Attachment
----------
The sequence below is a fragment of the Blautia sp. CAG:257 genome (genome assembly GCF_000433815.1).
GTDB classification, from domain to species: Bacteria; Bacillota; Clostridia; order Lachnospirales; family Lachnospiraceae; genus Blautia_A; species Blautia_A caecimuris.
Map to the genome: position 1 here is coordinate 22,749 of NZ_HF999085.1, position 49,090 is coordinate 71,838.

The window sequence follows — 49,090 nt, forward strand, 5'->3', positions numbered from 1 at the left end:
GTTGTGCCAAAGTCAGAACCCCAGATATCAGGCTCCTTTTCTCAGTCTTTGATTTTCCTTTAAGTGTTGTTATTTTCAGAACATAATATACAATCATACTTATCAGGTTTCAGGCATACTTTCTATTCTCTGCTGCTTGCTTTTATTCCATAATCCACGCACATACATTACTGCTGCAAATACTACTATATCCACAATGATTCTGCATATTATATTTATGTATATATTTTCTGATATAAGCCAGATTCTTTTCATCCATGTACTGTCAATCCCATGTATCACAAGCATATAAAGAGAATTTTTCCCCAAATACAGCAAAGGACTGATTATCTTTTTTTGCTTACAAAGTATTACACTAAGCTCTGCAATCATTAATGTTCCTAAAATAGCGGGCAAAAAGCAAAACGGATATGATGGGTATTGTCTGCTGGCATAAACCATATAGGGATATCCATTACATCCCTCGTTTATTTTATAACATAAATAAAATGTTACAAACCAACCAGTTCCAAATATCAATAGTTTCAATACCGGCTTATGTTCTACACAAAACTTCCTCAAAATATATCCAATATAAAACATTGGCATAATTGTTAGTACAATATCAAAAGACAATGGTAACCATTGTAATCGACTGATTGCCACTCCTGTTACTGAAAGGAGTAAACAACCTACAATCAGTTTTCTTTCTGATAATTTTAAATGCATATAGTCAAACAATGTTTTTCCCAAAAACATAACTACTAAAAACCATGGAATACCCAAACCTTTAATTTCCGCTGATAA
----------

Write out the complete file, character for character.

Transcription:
The sequence below is a fragment of the Blautia sp. CAG:257 genome (genome assembly GCF_000433815.1).
GTDB classification, from domain to species: Bacteria; Bacillota; Clostridia; order Lachnospirales; family Lachnospiraceae; genus Blautia_A; species Blautia_A caecimuris.
Map to the genome: position 1 here is coordinate 22,749 of NZ_HF999085.1, position 49,090 is coordinate 71,838.

The window sequence follows — 49,090 nt, forward strand, 5'->3', positions numbered from 1 at the left end:
GTTGTGCCAAAGTCAGAACCCCAGATATCAGGCTCCTTTTCTCAGTCTTTGATTTTCCTTTAAGTGTTGTTATTTTCAGAACATAATATACAATCATACTTATCAGGTTTCAGGCATACTTTCTATTCTCTGCTGCTTGCTTTTATTCCATAATCCACGCACATACATTACTGCTGCAAATACTACTATATCCACAATGATTCTGCATATTATATTTATGTATATATTTTCTGATATAAGCCAGATTCTTTTCATCCATGTACTGTCAATCCCATGTATCACAAGCATATAAAGAGAATTTTTCCCCAAATACAGCAAAGGACTGATTATCTTTTTTTGCTTACAAAGTATTACACTAAGCTCTGCAATCATTAATGTTCCTAAAATAGCGGGCAAAAAGCAAAACGGATATGATGGGTATTGTCTGCTGGCATAAACCATATAGGGATATCCATTACATCCCTCGTTTATTTTATAACATAAATAAAATGTTACAAACCAACCAGTTCCAAATATCAATAGTTTCAATACCGGCTTATGTTCTACACAAAACTTCCTCAAAATATATCCAATATAAAACATTGGCATAATTGTTAGTACAATATCAAAAGACAATGGTAACCATTGTAATCGACTGATTGCCACTCCTGTTACTGAAAGGAGTAAACAACCTACAATCAGTTTTCTTTCTGATAATTTTAAATGCATATAGTCAAACAATGTTTTTCCCAAAAACATAACTACTAAAAACCATGGAATACCCAAACCTTTAATTTCCGCTGATAA